Whenever possible, mounting light
the ceiling is the best and most natural method. Only mount from
the sides when it is impossible due to cage construction to suspend
the fixture overhead. In addition, the fixture optimally can be
suspended 1'-1½’ from the top of the cage. The concept of placing
it closer to the cage is an artifact of reptile keeping, and is
unnecessary and possibly detrimental for the captive bird.
Overhead suspension accomplishes two things. First, the light is
directed downward, as it would appear in the outdoors. This ensures
that your bird perceives the light as coming from a natural
direction. In this manner, light direction cues are delivered
consistent with what the avian brain expects to experience. It also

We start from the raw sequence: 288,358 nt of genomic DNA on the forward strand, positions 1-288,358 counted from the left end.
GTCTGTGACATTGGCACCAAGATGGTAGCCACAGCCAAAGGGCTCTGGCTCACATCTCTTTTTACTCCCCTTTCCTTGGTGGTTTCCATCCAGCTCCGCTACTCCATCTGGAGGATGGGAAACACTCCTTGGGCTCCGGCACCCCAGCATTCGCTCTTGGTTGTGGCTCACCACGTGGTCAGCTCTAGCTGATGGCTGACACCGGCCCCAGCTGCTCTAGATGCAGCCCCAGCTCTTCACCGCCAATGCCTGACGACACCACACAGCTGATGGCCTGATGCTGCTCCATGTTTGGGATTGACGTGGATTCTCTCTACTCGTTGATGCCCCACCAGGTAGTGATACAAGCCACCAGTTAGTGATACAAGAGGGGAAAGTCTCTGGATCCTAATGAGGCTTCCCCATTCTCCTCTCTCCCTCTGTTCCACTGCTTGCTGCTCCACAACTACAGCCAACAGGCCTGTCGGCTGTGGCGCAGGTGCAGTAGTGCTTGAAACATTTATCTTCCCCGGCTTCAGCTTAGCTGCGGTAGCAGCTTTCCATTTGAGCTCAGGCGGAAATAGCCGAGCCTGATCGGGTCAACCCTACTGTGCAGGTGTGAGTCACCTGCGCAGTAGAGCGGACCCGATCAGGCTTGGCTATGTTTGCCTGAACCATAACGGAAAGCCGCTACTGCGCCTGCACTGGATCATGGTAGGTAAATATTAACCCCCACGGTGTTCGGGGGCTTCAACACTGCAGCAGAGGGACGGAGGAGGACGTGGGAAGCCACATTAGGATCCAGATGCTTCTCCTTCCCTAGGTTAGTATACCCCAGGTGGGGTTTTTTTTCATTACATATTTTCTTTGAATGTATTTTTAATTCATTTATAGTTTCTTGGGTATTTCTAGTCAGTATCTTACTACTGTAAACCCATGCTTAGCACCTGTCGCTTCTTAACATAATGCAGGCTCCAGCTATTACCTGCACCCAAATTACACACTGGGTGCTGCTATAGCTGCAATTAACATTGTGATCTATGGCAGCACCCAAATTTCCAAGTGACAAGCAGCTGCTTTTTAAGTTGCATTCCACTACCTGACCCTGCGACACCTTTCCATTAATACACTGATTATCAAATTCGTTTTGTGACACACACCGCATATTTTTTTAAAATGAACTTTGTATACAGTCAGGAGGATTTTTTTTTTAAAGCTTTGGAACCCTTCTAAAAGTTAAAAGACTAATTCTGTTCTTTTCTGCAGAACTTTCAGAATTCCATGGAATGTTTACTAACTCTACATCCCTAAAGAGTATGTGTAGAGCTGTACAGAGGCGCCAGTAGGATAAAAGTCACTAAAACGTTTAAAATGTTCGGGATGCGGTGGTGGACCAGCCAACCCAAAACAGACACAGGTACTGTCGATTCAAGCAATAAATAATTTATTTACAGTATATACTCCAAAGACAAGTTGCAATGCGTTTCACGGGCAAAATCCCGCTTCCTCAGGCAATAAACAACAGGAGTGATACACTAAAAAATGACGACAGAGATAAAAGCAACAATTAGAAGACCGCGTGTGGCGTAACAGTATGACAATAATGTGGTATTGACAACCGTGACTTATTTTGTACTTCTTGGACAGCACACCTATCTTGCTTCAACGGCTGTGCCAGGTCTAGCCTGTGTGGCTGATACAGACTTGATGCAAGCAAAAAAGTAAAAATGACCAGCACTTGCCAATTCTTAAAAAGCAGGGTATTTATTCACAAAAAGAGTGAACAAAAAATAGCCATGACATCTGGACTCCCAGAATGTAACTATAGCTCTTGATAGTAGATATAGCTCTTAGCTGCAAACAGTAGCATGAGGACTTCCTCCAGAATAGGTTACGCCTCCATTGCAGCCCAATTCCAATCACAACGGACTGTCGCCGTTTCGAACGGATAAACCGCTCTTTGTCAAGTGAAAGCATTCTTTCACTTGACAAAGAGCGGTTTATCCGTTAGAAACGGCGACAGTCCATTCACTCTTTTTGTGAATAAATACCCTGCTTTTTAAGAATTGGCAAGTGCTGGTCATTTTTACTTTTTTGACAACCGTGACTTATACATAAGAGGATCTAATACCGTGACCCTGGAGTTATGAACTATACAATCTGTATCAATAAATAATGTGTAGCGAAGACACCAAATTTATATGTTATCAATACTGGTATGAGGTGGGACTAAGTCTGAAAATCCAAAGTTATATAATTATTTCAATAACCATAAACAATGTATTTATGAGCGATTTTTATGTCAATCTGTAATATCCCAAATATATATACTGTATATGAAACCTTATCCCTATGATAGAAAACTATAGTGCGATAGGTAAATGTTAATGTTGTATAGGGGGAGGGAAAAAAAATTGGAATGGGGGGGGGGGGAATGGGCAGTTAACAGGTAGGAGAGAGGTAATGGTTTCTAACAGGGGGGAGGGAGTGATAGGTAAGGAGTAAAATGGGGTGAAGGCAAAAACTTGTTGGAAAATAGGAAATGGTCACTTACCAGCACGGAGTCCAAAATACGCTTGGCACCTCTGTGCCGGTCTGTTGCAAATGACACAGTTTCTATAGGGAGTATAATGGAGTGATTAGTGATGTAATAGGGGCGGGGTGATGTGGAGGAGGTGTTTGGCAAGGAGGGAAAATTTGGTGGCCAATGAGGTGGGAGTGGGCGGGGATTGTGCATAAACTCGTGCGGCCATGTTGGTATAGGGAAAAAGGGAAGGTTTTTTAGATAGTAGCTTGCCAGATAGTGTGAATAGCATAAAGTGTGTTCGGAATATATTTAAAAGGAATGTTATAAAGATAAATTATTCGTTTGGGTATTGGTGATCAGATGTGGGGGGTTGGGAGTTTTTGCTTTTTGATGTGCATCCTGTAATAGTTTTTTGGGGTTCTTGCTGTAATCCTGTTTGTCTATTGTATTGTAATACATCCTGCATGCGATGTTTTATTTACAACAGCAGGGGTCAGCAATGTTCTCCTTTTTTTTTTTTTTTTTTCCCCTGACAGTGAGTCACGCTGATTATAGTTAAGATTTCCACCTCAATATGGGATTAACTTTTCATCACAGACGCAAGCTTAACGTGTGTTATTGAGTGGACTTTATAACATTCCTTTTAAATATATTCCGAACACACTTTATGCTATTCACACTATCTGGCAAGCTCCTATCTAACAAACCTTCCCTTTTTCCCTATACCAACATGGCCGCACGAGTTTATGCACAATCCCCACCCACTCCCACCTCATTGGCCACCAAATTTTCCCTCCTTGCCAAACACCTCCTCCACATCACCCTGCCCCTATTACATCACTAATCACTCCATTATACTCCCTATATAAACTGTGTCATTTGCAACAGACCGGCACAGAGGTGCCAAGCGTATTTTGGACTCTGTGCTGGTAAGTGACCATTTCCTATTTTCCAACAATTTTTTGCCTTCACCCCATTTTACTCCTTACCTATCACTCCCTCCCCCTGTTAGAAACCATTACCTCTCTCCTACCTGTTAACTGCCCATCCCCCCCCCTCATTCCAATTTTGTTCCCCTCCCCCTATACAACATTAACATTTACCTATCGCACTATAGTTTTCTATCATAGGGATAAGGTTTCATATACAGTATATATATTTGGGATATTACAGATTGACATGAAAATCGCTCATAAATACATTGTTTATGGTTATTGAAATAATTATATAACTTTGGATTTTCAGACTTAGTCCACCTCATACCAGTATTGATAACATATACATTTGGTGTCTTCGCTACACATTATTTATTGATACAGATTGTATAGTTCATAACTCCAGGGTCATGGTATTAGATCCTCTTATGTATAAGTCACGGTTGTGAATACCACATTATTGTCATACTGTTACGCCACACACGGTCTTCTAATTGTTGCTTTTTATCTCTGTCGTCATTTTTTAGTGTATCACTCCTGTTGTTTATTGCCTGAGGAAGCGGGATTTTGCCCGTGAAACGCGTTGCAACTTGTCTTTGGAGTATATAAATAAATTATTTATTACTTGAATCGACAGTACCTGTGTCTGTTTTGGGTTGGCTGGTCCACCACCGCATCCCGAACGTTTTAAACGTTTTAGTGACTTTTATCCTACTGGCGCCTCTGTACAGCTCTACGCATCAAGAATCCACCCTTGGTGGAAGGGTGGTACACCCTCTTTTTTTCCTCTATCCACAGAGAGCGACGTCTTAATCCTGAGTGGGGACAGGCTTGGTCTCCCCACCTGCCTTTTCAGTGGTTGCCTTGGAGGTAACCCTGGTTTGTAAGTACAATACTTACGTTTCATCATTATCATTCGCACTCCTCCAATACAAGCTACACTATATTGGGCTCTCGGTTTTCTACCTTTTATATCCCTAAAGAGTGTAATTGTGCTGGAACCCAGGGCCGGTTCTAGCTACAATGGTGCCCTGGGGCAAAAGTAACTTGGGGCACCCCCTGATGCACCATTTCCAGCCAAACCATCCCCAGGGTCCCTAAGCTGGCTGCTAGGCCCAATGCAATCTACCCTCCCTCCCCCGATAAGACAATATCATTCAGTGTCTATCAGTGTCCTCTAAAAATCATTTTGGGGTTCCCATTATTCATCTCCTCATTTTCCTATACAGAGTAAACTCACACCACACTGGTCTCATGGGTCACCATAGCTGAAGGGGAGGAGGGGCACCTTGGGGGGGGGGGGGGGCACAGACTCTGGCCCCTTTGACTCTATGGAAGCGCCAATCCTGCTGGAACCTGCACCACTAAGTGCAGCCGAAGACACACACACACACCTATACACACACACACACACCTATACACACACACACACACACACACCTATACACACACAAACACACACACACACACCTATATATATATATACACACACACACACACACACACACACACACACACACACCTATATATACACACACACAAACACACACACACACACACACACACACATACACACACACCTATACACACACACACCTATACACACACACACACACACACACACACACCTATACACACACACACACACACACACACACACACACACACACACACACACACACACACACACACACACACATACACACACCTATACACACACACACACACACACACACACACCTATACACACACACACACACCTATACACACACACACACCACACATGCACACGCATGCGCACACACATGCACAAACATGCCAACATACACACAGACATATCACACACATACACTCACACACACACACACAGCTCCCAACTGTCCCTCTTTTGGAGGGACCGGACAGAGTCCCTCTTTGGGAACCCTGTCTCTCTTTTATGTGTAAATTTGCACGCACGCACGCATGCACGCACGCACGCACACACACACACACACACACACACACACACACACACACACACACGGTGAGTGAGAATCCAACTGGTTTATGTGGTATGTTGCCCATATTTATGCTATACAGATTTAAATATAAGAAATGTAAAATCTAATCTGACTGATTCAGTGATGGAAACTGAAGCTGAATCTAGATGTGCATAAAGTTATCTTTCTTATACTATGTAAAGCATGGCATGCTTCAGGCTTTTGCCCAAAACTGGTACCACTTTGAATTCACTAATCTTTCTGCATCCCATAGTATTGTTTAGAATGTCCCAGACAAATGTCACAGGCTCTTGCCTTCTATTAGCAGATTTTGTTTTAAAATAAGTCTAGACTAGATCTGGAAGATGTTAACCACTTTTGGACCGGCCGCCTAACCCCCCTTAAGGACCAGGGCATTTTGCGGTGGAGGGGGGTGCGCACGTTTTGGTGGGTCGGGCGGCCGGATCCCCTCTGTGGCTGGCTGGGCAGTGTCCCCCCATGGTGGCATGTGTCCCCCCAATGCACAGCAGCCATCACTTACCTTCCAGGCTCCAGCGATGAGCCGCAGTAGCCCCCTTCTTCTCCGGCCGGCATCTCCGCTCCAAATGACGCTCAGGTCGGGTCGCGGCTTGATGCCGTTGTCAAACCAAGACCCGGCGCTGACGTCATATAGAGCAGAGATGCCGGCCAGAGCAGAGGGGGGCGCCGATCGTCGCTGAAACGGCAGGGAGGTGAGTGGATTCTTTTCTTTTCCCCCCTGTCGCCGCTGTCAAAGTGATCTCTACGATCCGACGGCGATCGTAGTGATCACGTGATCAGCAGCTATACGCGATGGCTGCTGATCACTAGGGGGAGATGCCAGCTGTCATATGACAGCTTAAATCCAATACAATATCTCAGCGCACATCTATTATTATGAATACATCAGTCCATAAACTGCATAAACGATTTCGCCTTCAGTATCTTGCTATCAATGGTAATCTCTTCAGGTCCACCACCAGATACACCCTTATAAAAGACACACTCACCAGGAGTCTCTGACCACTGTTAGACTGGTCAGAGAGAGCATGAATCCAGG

makes for a good saturation of light, both visible and invisible
into the cage area. Objects are illuminated equally in this
fashion, and are placed into proper visual perspective. Secondly,
it is easier to control the intensity of light reaching cage areas.
Too bright a light is not a good thing. If the area looks over-lit,
it probably is. The same rules of visual comfort that apply to
humans apply to your bird. Use them.
The final basic consideration of artificial lighting concerns
photoperiod. It has already been noted that photoperiod adjusts the
biological clock within the bird. The need for this pattern is not
diminished when birds are kept indoors, or after successive
generations of breeding. Therefore, providing your bird with a